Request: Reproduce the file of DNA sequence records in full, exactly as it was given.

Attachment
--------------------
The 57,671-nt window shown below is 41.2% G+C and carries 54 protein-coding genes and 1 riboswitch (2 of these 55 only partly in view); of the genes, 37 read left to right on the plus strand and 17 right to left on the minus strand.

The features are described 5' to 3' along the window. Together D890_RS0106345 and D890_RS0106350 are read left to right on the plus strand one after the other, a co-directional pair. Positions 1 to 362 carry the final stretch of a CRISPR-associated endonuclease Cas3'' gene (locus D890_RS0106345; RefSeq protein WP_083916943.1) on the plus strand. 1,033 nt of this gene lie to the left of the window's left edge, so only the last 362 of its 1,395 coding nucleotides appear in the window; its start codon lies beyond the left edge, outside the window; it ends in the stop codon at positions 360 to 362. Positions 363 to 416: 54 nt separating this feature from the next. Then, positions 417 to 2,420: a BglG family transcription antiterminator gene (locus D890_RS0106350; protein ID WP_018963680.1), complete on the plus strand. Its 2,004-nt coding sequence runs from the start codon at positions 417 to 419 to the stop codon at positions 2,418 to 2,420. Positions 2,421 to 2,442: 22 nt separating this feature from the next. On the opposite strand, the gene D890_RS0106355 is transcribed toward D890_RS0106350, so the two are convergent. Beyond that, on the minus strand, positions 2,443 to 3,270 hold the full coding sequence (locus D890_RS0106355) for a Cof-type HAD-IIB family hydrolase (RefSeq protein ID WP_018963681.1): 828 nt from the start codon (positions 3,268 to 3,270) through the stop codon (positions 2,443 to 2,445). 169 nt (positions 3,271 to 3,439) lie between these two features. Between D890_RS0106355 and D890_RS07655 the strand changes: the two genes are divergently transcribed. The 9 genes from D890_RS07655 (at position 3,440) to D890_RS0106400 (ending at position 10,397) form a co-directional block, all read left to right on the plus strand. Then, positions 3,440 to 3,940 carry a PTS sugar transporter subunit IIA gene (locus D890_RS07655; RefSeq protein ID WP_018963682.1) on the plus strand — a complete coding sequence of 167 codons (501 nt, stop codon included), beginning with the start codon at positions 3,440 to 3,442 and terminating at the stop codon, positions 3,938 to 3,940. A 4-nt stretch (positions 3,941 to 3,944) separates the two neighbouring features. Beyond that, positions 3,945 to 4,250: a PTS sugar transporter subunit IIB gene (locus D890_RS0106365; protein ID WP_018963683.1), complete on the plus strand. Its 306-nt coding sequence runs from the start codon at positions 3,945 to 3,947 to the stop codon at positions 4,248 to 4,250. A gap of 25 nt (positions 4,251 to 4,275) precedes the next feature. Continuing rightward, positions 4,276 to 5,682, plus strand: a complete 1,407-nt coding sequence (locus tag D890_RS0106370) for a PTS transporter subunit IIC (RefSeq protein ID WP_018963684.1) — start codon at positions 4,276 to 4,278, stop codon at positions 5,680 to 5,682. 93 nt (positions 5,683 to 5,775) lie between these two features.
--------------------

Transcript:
The 57,671-nt window shown below is 41.2% G+C and carries 54 protein-coding genes and 1 riboswitch (2 of these 55 only partly in view); of the genes, 37 read left to right on the plus strand and 17 right to left on the minus strand.

The features are described 5' to 3' along the window. Together D890_RS0106345 and D890_RS0106350 are read left to right on the plus strand one after the other, a co-directional pair. Positions 1 to 362 carry the final stretch of a CRISPR-associated endonuclease Cas3'' gene (locus D890_RS0106345; RefSeq protein WP_083916943.1) on the plus strand. 1,033 nt of this gene lie to the left of the window's left edge, so only the last 362 of its 1,395 coding nucleotides appear in the window; its start codon lies beyond the left edge, outside the window; it ends in the stop codon at positions 360 to 362. Positions 363 to 416: 54 nt separating this feature from the next. Then, positions 417 to 2,420: a BglG family transcription antiterminator gene (locus D890_RS0106350; protein ID WP_018963680.1), complete on the plus strand. Its 2,004-nt coding sequence runs from the start codon at positions 417 to 419 to the stop codon at positions 2,418 to 2,420. Positions 2,421 to 2,442: 22 nt separating this feature from the next. On the opposite strand, the gene D890_RS0106355 is transcribed toward D890_RS0106350, so the two are convergent. Beyond that, on the minus strand, positions 2,443 to 3,270 hold the full coding sequence (locus D890_RS0106355) for a Cof-type HAD-IIB family hydrolase (RefSeq protein ID WP_018963681.1): 828 nt from the start codon (positions 3,268 to 3,270) through the stop codon (positions 2,443 to 2,445). 169 nt (positions 3,271 to 3,439) lie between these two features. Between D890_RS0106355 and D890_RS07655 the strand changes: the two genes are divergently transcribed. The 9 genes from D890_RS07655 (at position 3,440) to D890_RS0106400 (ending at position 10,397) form a co-directional block, all read left to right on the plus strand. Then, positions 3,440 to 3,940 carry a PTS sugar transporter subunit IIA gene (locus D890_RS07655; RefSeq protein ID WP_018963682.1) on the plus strand — a complete coding sequence of 167 codons (501 nt, stop codon included), beginning with the start codon at positions 3,440 to 3,442 and terminating at the stop codon, positions 3,938 to 3,940. A 4-nt stretch (positions 3,941 to 3,944) separates the two neighbouring features. Beyond that, positions 3,945 to 4,250: a PTS sugar transporter subunit IIB gene (locus D890_RS0106365; protein ID WP_018963683.1), complete on the plus strand. Its 306-nt coding sequence runs from the start codon at positions 3,945 to 3,947 to the stop codon at positions 4,248 to 4,250. A gap of 25 nt (positions 4,251 to 4,275) precedes the next feature. Continuing rightward, positions 4,276 to 5,682, plus strand: a complete 1,407-nt coding sequence (locus tag D890_RS0106370) for a PTS transporter subunit IIC (RefSeq protein ID WP_018963684.1) — start codon at positions 4,276 to 4,278, stop codon at positions 5,680 to 5,682. 93 nt (positions 5,683 to 5,775) lie between these two features.